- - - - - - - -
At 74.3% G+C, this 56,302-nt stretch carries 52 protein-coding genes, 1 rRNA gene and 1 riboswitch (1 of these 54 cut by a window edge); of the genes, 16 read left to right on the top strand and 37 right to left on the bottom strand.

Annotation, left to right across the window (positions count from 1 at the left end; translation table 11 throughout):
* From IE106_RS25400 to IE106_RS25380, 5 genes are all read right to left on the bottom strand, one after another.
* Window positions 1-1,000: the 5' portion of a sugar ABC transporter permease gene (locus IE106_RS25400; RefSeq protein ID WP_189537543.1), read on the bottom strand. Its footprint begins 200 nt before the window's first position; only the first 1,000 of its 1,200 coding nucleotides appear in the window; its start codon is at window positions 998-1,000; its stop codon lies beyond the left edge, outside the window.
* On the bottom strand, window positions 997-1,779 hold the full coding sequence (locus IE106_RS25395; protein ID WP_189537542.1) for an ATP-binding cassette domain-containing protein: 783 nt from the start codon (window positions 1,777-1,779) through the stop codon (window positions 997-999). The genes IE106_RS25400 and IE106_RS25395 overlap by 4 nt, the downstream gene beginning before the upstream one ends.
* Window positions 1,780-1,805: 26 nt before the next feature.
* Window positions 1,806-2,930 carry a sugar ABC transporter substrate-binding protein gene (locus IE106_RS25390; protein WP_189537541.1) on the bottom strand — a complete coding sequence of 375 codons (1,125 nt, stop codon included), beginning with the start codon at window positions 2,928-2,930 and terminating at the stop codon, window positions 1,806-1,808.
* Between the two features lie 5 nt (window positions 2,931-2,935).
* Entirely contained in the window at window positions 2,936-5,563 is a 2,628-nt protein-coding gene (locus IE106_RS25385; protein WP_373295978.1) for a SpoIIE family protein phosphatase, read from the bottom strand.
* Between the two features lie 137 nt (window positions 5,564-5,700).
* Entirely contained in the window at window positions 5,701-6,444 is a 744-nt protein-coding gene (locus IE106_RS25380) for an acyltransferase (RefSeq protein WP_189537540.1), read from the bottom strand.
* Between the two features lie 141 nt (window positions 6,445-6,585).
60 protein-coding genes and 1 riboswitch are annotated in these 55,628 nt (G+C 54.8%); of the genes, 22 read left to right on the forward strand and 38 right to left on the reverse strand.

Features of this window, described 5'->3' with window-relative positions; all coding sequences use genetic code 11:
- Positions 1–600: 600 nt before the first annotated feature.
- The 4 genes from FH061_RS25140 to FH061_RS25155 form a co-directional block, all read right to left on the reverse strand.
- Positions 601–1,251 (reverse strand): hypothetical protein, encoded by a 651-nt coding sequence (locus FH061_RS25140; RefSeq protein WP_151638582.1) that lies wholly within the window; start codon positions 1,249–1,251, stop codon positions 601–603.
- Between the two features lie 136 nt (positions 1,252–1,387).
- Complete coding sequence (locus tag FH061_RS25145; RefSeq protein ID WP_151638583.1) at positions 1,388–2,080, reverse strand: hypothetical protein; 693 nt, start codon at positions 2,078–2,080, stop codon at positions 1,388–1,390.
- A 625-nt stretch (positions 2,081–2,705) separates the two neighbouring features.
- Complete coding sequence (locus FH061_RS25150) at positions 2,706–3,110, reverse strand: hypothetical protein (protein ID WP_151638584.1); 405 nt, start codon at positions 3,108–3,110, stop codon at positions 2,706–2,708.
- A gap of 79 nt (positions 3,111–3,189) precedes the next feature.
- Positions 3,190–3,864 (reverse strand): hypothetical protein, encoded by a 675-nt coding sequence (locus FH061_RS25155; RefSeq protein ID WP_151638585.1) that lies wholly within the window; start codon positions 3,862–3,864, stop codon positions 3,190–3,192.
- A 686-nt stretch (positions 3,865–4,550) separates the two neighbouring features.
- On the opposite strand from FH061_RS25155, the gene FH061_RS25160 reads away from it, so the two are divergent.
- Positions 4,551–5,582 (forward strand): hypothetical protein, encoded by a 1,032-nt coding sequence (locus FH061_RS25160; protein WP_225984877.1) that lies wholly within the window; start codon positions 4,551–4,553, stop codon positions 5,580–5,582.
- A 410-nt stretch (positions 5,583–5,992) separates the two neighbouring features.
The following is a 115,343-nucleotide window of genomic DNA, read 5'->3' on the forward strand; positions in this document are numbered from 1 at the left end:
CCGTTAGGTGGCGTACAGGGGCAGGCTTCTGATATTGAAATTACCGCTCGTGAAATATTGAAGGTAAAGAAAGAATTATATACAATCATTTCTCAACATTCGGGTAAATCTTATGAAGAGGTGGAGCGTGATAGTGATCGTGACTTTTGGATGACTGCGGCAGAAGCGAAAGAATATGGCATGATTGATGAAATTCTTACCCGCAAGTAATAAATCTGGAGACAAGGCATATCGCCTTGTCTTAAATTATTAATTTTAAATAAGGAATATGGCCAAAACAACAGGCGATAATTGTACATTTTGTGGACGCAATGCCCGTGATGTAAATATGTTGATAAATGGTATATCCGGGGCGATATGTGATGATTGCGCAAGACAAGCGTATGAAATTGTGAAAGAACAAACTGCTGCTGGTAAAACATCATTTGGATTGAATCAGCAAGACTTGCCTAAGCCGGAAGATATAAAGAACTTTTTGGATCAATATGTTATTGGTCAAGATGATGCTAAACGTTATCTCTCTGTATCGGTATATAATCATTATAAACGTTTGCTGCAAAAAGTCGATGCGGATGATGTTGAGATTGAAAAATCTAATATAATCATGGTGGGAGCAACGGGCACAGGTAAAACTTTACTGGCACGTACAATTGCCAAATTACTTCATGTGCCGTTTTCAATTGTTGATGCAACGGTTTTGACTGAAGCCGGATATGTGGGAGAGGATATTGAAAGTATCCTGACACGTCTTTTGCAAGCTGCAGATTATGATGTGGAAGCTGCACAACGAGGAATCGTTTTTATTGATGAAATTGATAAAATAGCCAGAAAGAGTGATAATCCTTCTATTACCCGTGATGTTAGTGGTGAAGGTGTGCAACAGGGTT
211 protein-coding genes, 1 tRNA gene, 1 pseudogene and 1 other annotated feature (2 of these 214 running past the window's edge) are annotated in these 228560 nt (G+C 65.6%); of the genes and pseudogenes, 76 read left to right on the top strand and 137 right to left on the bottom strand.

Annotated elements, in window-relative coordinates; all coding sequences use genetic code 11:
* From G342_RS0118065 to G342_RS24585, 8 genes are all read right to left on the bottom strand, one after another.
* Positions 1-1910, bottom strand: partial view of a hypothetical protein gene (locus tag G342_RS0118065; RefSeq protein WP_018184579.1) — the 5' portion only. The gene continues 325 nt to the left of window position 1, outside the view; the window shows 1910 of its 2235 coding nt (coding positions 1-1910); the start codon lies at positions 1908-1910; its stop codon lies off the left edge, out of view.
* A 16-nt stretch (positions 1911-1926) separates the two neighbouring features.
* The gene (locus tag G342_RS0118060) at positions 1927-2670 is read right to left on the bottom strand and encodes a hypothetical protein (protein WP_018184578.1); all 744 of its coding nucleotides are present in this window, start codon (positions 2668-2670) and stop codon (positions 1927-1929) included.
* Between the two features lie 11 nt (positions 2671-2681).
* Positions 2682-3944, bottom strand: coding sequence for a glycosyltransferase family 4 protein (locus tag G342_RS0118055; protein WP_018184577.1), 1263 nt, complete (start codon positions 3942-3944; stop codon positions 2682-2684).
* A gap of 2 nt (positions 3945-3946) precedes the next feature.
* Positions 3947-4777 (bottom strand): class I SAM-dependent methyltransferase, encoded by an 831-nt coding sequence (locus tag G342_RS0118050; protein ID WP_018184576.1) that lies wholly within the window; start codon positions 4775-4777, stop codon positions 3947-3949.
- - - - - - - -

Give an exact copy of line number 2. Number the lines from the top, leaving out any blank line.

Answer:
Annotation, left to right across the window (positions count from 1 at the left end; translation table 11 throughout):